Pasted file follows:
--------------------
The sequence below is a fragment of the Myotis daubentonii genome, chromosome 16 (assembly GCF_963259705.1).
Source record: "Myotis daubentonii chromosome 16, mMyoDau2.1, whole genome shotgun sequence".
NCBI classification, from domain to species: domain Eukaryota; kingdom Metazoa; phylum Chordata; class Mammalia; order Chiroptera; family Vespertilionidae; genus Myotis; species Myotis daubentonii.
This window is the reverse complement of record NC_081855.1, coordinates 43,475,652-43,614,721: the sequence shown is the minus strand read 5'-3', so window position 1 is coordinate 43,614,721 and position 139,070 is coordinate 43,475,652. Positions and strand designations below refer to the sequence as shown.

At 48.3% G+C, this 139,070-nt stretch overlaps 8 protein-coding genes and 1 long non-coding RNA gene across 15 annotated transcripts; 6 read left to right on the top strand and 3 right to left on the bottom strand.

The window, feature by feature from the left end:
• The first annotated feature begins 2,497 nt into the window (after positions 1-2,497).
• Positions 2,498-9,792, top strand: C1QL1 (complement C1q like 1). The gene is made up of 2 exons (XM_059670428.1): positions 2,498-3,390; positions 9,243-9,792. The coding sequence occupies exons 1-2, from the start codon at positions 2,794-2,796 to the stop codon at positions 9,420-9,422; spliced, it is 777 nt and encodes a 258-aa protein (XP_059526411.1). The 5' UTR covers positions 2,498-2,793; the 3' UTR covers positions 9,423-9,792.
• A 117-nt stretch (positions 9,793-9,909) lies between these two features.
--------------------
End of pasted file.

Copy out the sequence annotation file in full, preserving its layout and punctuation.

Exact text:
The sequence below is a fragment of the Myotis daubentonii genome, chromosome 16 (assembly GCF_963259705.1).
Source record: "Myotis daubentonii chromosome 16, mMyoDau2.1, whole genome shotgun sequence".
NCBI classification, from domain to species: domain Eukaryota; kingdom Metazoa; phylum Chordata; class Mammalia; order Chiroptera; family Vespertilionidae; genus Myotis; species Myotis daubentonii.
This window is the reverse complement of record NC_081855.1, coordinates 43,475,652-43,614,721: the sequence shown is the minus strand read 5'-3', so window position 1 is coordinate 43,614,721 and position 139,070 is coordinate 43,475,652. Positions and strand designations below refer to the sequence as shown.

At 48.3% G+C, this 139,070-nt stretch overlaps 8 protein-coding genes and 1 long non-coding RNA gene across 15 annotated transcripts; 6 read left to right on the top strand and 3 right to left on the bottom strand.

The window, feature by feature from the left end:
• The first annotated feature begins 2,497 nt into the window (after positions 1-2,497).
• Positions 2,498-9,792, top strand: C1QL1 (complement C1q like 1). The gene is made up of 2 exons (XM_059670428.1): positions 2,498-3,390; positions 9,243-9,792. The coding sequence occupies exons 1-2, from the start codon at positions 2,794-2,796 to the stop codon at positions 9,420-9,422; spliced, it is 777 nt and encodes a 258-aa protein (XP_059526411.1). The 5' UTR covers positions 2,498-2,793; the 3' UTR covers positions 9,423-9,792.
• A 117-nt stretch (positions 9,793-9,909) lies between these two features.